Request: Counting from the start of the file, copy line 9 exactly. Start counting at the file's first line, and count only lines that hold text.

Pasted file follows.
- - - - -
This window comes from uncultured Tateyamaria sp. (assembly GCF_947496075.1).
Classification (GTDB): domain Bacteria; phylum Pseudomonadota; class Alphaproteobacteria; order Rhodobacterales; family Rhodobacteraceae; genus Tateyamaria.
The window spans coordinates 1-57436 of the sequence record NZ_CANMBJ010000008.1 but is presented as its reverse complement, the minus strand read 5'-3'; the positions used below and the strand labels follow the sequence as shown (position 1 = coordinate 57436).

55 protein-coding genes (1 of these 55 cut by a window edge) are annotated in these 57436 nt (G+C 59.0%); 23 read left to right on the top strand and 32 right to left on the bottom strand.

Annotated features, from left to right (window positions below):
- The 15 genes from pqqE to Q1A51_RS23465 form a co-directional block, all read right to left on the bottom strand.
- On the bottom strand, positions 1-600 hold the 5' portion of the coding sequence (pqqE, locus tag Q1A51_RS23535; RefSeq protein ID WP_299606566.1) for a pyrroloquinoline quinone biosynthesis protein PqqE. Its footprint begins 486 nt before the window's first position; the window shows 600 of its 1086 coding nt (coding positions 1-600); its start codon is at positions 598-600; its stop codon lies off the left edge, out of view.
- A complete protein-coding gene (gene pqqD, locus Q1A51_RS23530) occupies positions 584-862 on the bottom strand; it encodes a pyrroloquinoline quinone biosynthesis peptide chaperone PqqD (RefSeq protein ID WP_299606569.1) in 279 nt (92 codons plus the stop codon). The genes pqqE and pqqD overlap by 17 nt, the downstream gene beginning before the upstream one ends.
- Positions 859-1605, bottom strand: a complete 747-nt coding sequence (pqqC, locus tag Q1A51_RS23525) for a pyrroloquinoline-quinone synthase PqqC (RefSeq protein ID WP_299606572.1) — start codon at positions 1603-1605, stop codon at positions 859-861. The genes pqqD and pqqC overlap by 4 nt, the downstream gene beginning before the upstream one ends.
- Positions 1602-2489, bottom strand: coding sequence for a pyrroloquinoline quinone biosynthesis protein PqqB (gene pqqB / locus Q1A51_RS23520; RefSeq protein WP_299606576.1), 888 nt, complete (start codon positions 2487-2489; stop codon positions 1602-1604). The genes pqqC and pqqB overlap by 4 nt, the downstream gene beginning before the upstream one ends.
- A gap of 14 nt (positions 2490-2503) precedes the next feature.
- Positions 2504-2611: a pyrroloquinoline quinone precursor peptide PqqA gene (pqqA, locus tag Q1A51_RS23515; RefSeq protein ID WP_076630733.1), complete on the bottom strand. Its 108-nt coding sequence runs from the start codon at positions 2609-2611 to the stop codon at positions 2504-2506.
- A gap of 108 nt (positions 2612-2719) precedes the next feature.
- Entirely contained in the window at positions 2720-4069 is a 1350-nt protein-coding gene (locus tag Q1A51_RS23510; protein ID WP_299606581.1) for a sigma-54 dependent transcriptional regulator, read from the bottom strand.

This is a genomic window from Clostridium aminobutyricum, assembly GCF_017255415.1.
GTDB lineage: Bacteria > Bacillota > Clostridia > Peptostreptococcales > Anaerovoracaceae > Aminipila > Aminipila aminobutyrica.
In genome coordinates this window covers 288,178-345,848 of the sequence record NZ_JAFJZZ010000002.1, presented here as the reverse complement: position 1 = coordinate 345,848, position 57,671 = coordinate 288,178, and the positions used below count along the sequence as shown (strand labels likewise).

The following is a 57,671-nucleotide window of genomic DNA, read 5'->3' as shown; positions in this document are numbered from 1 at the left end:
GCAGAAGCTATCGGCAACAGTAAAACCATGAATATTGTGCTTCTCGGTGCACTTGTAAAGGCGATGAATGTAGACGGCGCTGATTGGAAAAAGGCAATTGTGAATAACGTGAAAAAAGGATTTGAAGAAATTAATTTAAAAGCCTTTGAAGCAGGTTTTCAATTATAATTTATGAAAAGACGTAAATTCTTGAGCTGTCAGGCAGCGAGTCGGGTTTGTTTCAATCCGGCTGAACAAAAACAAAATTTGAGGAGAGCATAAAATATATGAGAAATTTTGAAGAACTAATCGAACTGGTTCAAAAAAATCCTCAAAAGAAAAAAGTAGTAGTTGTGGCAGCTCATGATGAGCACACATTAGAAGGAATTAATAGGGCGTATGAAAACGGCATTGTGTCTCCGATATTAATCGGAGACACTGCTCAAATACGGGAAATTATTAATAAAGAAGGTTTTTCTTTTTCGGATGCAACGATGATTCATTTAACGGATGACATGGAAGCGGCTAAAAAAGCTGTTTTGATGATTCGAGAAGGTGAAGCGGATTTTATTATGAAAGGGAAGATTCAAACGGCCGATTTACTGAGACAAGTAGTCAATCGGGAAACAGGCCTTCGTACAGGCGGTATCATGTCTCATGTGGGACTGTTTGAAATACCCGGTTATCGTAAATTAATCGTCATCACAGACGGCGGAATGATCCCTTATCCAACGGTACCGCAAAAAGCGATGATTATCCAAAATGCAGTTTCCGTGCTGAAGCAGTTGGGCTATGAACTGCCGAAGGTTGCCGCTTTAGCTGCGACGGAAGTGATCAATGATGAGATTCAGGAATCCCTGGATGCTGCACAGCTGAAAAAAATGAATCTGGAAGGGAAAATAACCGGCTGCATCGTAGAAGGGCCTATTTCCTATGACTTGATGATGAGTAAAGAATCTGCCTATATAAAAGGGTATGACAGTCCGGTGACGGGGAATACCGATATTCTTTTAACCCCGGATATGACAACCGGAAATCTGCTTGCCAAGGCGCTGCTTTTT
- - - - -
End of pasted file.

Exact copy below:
- Positions 859-1605, bottom strand: a complete 747-nt coding sequence (pqqC, locus tag Q1A51_RS23525) for a pyrroloquinoline-quinone synthase PqqC (RefSeq protein ID WP_299606572.1) — start codon at positions 1603-1605, stop codon at positions 859-861. The genes pqqD and pqqC overlap by 4 nt, the downstream gene beginning before the upstream one ends.